“It is fascinating, for instance, that the Emperor always showed a strong predilection for consensus. When looking for a comparison with contemporary policy-makers we found that, in this respect, he could be seen as the male counterpart of Angela Merkel,” says Peter Becker, “while the German Emperor Wilhelm II reminds us of Donald Trump.” Although the Austrian Emperor stuck to this leaning towards consensus even in times of dissent, the consensus was negotiated within a small group of political players. “In times of mass politics and, specifically, when conflicts between nationalities arose, this was not an appropriate policy instrument,” Becker adds. Each of the 250,000 submissions is assigned to one of eight policy fields, which the researchers distilled from 30 categories. The Emperor's reign involved traditional areas such as conferring nobility titles, as well as modern policy areas such as the development of railways. Another new aspect concerns an assessment of the decision-making processes over time or according to the type of regulation (law bill, ordinance, individual case decision). “More than 90 percent are individual case decisions, a percentage that blew our minds. Today, many of these things would be part of the micro-management of institutions,” Becker emphasises.

Efficient bureaucracy obscured the holistic view

But who had an impact on the decision-making processes? In order to find out, the research teams are investigating examples from the policy areas of ennoblement practices and railways. One case focuses on the location for the railway station in Lviv, Galicia. “In this case we trace the individual steps of decision making, because it is easier to understand the motivation of the actors involved at the local level than by means of a three-page summary,” explains Osterkamp. Becker adds that in railway projects the stakeholders “appear in the records in the context of the formal processes, for example via petitions or audiences.” Who exerted influence and in what way depended on whether the Emperor decided alone – as in the case of the conferring of titles – or whether ministers were involved. Only in the area of symbolic politics did high-ranking members of society try to peddle influence informally through the Director of the Cabinet Office Adolf Braun. Braun’s legacy is now also being analysed in a case study. The analyses show that Emperor Francis Joseph I relied primarily on administration and specialist bureaucracy and felt it was important to adhere to formal procedures. “He was a highly efficient bureaucrat who did not procrastinate or leave things until later. He took 68 percent of decisions within a day and most of them were completed within a week,” Becker emphasises. This said, the Emperor’s insistence on having the final say, the increase in state tasks and the extremely high proportion of individual case decisions increasingly brought him to his limits. Busily ticking off agendas also had a negative side: it prevented him from seeing the big picture. For major social changes or the advent of modernity rarely or never ended up on the Emperor's desk.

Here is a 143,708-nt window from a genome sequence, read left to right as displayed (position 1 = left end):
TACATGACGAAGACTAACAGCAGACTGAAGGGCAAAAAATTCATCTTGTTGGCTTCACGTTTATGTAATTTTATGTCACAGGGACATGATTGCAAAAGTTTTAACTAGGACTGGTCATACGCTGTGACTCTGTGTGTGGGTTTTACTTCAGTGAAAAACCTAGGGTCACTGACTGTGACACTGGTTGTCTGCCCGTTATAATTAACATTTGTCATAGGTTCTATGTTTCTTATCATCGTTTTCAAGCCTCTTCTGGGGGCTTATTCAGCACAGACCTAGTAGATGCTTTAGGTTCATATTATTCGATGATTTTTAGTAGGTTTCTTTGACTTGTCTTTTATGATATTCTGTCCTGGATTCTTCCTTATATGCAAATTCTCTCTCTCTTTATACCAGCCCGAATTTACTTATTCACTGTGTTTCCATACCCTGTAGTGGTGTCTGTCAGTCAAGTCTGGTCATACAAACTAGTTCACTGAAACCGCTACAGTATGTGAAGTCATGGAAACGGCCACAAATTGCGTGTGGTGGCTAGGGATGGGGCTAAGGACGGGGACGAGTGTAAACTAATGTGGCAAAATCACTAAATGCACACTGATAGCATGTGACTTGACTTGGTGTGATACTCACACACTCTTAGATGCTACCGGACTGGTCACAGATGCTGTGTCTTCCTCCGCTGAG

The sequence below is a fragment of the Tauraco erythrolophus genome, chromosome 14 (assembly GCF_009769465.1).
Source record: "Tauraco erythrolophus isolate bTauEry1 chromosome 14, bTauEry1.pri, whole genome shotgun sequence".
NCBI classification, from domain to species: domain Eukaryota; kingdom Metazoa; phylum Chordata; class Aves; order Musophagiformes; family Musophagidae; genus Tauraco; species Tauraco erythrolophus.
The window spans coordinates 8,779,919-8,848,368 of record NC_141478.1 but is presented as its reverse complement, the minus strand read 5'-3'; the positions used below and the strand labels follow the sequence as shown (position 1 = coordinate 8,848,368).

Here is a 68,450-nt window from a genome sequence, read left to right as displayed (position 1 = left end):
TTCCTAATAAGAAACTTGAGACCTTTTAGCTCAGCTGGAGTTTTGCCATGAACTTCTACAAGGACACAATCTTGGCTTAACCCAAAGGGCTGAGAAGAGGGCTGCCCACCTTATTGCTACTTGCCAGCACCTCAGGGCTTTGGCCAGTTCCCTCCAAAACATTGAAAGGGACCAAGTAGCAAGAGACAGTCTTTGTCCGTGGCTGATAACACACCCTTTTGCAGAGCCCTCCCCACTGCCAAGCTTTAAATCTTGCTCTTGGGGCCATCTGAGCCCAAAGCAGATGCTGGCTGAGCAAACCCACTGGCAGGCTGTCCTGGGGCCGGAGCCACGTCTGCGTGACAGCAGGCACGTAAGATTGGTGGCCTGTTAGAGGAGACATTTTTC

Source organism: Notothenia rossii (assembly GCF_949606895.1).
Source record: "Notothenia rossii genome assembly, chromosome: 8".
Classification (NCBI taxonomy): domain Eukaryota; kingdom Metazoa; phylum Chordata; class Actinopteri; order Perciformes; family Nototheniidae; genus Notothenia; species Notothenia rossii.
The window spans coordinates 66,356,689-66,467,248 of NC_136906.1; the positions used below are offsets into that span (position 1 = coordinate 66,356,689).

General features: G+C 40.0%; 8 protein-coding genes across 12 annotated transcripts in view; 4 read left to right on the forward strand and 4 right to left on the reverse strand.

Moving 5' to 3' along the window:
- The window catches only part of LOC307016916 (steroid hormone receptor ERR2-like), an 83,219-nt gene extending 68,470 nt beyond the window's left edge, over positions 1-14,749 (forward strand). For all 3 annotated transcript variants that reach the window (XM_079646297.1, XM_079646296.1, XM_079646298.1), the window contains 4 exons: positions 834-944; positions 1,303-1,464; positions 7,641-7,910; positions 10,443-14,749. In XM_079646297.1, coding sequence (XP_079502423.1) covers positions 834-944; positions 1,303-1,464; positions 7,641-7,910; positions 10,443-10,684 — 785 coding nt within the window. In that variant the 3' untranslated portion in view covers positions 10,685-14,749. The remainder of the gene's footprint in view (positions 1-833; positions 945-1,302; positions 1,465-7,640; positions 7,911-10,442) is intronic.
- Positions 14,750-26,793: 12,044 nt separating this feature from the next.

Personal details Peter Becker is a historian and, as of 2014, professor of Austrian history in the 19th and 20th centuries at the Department of History at the University of Vienna. Prior to this, his academic career took him to Italy, Germany and the USA. One of his main research topics is decision-making processes in the development of modern nation states. Since 2018 he has been co-leading the project “The Emperor's Desk: a Site of Policy-Making in the Habsburg Empire” together with Jana Osterkamp. The project is funded by the Austrian Science Fund FWF and the German Research Foundation DFG. Jana Osterkamp is a historian at the Collegium Carolinum in Munich. Her main research interests include the history of federalism and the Habsburg monarchy in the 19th century.


Becker, Peter; Osterkamp, Jana: Der Kaiser und seine Kanzlei. Überlegungen zum Herrschaftssystem der Habsburgermonarchie, in: Drobesch, Werner; Lobenwein, Elisabeth (eds.), Politik- und Kulturgeschichtliche Betrachtungen, Hermagoras 845-861, 2020
Osterkamp, Jana: Vielfalt ordnen. Das föderale Europa der Habsburgermonarchie (Vormärz bis 1918), Göttingen 2020
Becker, Peter: Der Staat – eine österreichische Geschichte?, in: MIÖG 126, 317-340, 2018
Ableidinger, Clemens et al. (ed). Historische Politikfeldanalyse im Europa des 19. Jahrhunderts, Vandenhoeck & Ruprecht, Göttingen (to be published in 2021)